Real Estate Donors Tilt Democratic as SALT, China Feud Cut Sales
(Bloomberg) -- President Donald Trump should be well ahead of his rivals in donations from real estate executives. They historically give to Republicans by a 2-1 margin and industries favor a candidate who’s one of their own.
Yet Trump lags among people who work in real estate, even though they’ve enjoyed his regulatory rollback. Political tensions with China and the cap on deductions for state and local taxes have hit the lucrative coastal real-estate markets hard.
“There’s a lot of frustration with Trump’s policies,” said Sean Burton, a supporter of Joe Biden and chief executive officer of Cityview in Los Angeles, a real estate investment firm that specializes in urban residential projects. “People in California were very upset about SALT. And there’s been a significant pullback of Chinese capital in real estate over the last few years.”
Trump has received less from individual real estate donors this year than Democrats Biden and Pete Buttigieg. Biden has raised $1.04 million from this group and Buttigieg $964,912 to Trump’s $902,723, according to data from the Center for Responsive Politics.
Yet in 2012, for instance, Mitt Romney raised $17 million from the industry to incumbent President Barack Obama’s $6.6 million, and George W. Bush got twice as much as both John Kerry in 2004 and Al Gore in 2000.
Trump largely self-financed his primary campaign but then collected $5 million from the real estate industry in the general election.
The real estate sector, which has given more money to Republican candidates than to Democrats in every election since 1994, has lost billions of dollars in sales as political tensions with China accelerated Chinese investors’ pullback from investing in U.S. housing.
The SALT cap also dampened sales of homes in expensive markets like California and New York.
“We conduct a monthly survey of realtors, and they say that the $10,000 limit on state property tax deduction is a disincentive to buy property in California or New York,” said Gay Cororaton, the director of housing and commercial research at the National Association of Realtors.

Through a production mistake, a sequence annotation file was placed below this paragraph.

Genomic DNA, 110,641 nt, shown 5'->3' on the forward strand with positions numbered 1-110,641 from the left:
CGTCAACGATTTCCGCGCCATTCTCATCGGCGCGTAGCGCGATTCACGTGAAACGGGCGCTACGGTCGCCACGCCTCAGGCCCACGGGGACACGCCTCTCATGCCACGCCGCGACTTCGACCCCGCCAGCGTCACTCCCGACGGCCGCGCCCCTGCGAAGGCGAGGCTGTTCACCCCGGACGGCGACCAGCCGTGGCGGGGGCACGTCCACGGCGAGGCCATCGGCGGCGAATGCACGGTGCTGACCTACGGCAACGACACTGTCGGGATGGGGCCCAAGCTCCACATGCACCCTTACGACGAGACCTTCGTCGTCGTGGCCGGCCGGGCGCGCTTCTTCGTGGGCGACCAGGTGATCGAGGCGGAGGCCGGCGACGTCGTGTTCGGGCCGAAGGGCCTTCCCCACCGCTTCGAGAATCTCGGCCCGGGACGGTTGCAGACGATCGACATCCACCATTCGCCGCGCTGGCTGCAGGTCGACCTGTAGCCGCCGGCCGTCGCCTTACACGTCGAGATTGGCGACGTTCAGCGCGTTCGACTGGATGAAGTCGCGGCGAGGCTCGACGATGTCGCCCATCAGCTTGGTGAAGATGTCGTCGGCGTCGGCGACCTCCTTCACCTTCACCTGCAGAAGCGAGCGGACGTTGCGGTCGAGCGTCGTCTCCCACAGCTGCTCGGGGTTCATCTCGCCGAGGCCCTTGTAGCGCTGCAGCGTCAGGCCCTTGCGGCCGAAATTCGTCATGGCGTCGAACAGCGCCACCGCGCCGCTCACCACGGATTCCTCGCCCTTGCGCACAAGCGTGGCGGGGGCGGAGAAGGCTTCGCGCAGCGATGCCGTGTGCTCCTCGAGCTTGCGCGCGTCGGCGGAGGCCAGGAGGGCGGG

Perhaps nowhere are these factors more damaging to the industry than in California, where home prices have fallen in some areas after years of sharp price growth. The volume of Chinese property purchases nationally fell 56%, or $13.4 billion, from April 2018 to March 2019 from the same period a year earlier, and more than a third of all such transactions were in California, where the top-polling seven Democratic candidates will debate Thursday.
In California and elsewhere, policy changes affected the housing industry have produced a political backlash against Trump and other Republican candidates from a usually reliable source of campaign cash.
Even more stark is a shift in political giving to candidates for Congress from the powerful group that represents real estate brokers nationally.
For more than two decades, the National Association of Realtors’ political action committee gave more money to the party in power in the House of Representatives than to the minority party. But the SALT cap changed that. Even though Republicans held the House majority in 2018, the realtors’ PAC gave more money to Democrats -- and that trend is continuing.
“Consistent with previous cycles, our decisions to support candidates are based on incumbents’ voting records, answers to the realtor PAC questionnaire, and positions that signify support for homeownership, private property rights and real estate investment,” Vince Malta, the realtors’ president, said in a statement.
Trump’s family, of course, made its fortune in the real estate business and he acknowledged the industry’s political clout in a May speech at the group’s Washington convention.